reaction to a situation
• Social phobias are the most common of the phobias, and refer to
an intense anxiety about a social situation. The anxiety is
experienced when the person is in a social or interpersonal
setting such as public speaking, or asking someone out for a date.
Explaining phobias: Learning theories
• Classical conditioning may be involved in the development of a
specific phobia
• Operant conditioning can be involved in the avoidance behavior
that characterizes phobias.
• Observational learning can be involved in the development of
• Humans seem biologically prepared to acquire fears of certain
animals and situations that were survival threats in human
evolutionary history.
• How might these perspectives explain Ms. Jones’s situation?
• Very early, severe, recurring child abuse often results in
symptoms of PTSD
• Characteristics of PTSD include:
• a. Frequent, intrusive recall of the event
• b. Avoidance of stimuli or situations that tend to trigger
memories of the experience and a general numbing of
emotional responsiveness
• c. Increased physical arousal associated with anxiety
• Several factors influence the likelihood of a person’s
developing PTSD:
• a. A personal or family history of psychological disorders
• b. The magnitude of the trauma
• c. Experiencing multiple traumas
Obsessive–Compulsive Disorder
• Obsessive-compulsive disorder (OCD) is characterized by obsessional thoughts and/or compulsive behaviors.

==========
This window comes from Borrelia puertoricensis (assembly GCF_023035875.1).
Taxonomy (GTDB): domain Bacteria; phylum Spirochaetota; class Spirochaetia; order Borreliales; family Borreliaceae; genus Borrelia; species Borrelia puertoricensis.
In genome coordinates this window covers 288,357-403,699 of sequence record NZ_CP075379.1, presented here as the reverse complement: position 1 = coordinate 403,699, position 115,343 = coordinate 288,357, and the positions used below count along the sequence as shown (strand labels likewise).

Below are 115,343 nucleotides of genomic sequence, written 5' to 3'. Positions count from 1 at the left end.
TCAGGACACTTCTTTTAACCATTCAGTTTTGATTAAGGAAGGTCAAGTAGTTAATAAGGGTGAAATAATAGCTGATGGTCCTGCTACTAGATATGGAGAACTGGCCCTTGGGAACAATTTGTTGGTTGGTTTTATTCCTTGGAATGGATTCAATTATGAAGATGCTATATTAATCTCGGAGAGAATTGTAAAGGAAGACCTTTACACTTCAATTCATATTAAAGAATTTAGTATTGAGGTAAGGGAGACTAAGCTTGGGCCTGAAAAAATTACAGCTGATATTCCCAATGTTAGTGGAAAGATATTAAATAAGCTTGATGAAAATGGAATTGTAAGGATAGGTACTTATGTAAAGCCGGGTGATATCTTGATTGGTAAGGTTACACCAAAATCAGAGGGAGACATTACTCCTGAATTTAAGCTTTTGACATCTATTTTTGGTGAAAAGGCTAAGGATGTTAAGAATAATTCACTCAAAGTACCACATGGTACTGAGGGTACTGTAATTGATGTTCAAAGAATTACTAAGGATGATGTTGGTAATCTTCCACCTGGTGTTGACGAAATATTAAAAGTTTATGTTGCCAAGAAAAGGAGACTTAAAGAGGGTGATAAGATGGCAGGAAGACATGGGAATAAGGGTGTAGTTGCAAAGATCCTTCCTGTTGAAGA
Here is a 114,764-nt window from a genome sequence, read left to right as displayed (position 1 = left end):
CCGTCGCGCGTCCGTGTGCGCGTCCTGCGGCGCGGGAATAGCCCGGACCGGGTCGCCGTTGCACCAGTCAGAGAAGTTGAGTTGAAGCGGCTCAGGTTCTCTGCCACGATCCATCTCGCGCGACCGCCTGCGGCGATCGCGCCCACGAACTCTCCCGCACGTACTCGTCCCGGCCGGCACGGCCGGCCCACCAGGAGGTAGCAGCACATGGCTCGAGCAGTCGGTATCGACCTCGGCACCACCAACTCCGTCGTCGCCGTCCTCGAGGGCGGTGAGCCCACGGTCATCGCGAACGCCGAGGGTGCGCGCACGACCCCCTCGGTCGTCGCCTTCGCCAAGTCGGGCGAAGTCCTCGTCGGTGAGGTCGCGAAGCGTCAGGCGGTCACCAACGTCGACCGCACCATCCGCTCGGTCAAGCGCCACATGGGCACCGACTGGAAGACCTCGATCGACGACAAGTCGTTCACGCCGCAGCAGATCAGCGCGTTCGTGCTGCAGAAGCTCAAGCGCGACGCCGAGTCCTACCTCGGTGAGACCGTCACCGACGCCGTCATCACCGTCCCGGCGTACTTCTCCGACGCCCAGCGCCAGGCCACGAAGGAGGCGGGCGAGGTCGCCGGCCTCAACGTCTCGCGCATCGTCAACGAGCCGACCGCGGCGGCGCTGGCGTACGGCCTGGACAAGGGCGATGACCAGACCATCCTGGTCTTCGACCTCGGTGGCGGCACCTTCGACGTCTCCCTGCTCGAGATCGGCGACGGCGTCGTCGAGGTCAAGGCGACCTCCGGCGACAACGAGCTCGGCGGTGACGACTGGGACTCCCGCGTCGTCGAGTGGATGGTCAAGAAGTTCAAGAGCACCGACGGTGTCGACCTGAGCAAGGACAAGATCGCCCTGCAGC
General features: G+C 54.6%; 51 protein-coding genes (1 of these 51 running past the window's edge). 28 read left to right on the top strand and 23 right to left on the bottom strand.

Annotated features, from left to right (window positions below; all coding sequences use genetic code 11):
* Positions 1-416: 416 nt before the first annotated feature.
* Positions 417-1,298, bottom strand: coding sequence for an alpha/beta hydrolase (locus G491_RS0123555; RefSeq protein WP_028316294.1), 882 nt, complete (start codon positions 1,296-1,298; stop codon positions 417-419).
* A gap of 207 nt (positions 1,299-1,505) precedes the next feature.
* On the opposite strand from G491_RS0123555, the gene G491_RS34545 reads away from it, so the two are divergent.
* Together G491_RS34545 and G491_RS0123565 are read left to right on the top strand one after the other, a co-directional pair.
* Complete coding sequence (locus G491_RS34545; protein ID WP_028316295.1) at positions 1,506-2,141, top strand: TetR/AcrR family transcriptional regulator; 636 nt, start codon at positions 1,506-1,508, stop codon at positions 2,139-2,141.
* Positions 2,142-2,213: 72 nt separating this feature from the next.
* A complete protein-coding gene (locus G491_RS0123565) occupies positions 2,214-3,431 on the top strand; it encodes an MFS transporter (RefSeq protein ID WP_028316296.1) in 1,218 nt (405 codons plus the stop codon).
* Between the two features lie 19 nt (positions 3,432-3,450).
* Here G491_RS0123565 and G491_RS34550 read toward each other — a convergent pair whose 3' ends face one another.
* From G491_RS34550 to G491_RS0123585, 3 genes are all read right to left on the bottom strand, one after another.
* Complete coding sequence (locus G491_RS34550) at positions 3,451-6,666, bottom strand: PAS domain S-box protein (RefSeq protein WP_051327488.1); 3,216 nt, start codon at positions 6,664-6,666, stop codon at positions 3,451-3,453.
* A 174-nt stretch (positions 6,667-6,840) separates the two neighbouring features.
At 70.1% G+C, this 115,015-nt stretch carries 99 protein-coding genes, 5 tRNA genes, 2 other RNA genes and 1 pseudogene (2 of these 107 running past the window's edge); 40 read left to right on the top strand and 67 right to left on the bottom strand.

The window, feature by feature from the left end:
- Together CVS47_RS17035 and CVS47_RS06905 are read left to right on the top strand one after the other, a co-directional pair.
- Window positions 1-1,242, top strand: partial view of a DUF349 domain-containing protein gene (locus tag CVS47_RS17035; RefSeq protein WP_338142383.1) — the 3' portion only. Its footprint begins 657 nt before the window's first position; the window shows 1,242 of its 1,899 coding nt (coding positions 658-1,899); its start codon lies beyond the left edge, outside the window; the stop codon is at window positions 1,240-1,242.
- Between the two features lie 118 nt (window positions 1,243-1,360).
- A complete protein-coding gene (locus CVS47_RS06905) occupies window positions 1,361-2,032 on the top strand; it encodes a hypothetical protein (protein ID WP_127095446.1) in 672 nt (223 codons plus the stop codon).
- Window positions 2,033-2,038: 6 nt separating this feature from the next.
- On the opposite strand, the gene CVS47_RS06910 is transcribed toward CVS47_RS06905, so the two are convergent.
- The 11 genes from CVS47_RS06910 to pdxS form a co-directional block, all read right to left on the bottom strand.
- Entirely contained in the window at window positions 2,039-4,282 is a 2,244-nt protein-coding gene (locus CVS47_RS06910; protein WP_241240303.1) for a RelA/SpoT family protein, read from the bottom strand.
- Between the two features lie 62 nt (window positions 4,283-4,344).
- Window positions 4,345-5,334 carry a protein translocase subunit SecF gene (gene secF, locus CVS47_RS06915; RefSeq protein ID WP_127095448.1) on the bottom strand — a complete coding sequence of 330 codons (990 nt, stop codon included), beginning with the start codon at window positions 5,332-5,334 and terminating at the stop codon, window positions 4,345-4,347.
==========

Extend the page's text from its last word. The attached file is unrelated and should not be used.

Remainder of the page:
Obsessional thoughts are intrusive thoughts that are very distressing to the person thinking them. They evoke a
great deal of anxiety, or fear about oneself or loved ones becoming ill, infected with a deadly virus of dying.
• Obsessions are the thoughts and compulsions are the behaviors
(1) Overt physical behaviors, such as repeatedly washing your hands.
• (2) Covert mental behaviors, such as counting or reciting certain phrases to yourself.
66% -are plagued by obsessions regarding dirtiness, contamination, and germs, with the corresponding
compulsions such as cleaning and hand washing.
• 20%- are worried about safety issues and engage in repetitive checking rituals.
• 15%-are concerned with a sense of incompleteness.
• There are two key reasons for OCD
• Excessive self-doubt
• Intense worry regarding the safety of oneself and others
• Depletion of the neurotransmitter serotonin is thought to be involved in the presentation of OCD.
• Serotonin antidepressants are the most effective treatment used for OCD; they include SSRIs (Prozac, Paxil,
Zoloft, Celexa, and Lexapro).
Mood Disorders
• Jenny is a 12 year old girl. She has been described as moody. Jenny has started to
sleep late, to the point where she is frequently late for school, and she is
becoming sexually curious. She had been a very quiet child, but in the last few
months she has become loud, demanding, and visibly unhappy. Teachers have